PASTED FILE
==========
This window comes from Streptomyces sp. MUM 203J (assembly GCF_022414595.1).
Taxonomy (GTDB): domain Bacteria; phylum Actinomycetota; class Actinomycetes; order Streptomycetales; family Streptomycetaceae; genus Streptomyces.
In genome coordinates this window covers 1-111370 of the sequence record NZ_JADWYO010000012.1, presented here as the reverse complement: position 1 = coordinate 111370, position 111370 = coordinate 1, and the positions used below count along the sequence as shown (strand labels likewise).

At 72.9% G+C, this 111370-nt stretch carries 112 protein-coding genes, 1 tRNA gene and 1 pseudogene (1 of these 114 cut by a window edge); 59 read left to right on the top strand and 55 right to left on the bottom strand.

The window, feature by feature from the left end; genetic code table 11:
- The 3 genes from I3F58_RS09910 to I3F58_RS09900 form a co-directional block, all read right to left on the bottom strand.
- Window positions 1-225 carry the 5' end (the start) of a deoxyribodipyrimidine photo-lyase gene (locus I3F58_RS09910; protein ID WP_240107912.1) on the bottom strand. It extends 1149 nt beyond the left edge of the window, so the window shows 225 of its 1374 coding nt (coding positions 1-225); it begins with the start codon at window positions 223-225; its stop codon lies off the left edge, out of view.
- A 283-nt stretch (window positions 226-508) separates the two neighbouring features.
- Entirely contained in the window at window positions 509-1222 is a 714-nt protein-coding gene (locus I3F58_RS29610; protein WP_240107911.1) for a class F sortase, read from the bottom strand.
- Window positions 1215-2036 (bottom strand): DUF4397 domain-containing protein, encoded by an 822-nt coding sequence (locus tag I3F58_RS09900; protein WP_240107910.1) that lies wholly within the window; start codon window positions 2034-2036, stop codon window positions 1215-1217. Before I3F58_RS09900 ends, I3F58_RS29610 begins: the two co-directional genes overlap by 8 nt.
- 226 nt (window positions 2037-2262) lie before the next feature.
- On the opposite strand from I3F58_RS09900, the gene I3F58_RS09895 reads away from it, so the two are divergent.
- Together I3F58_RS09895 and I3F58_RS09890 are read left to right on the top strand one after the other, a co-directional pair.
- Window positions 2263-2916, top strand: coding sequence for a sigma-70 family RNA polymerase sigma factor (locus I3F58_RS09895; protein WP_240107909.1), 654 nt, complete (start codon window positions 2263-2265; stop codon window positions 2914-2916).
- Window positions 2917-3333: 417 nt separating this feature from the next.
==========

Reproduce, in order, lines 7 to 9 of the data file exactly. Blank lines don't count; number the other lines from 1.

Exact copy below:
- Window positions 1-225 carry the 5' end (the start) of a deoxyribodipyrimidine photo-lyase gene (locus I3F58_RS09910; protein ID WP_240107912.1) on the bottom strand. It extends 1149 nt beyond the left edge of the window, so the window shows 225 of its 1374 coding nt (coding positions 1-225); it begins with the start codon at window positions 223-225; its stop codon lies off the left edge, out of view.
- A 283-nt stretch (window positions 226-508) separates the two neighbouring features.
- Entirely contained in the window at window positions 509-1222 is a 714-nt protein-coding gene (locus I3F58_RS29610; protein WP_240107911.1) for a class F sortase, read from the bottom strand.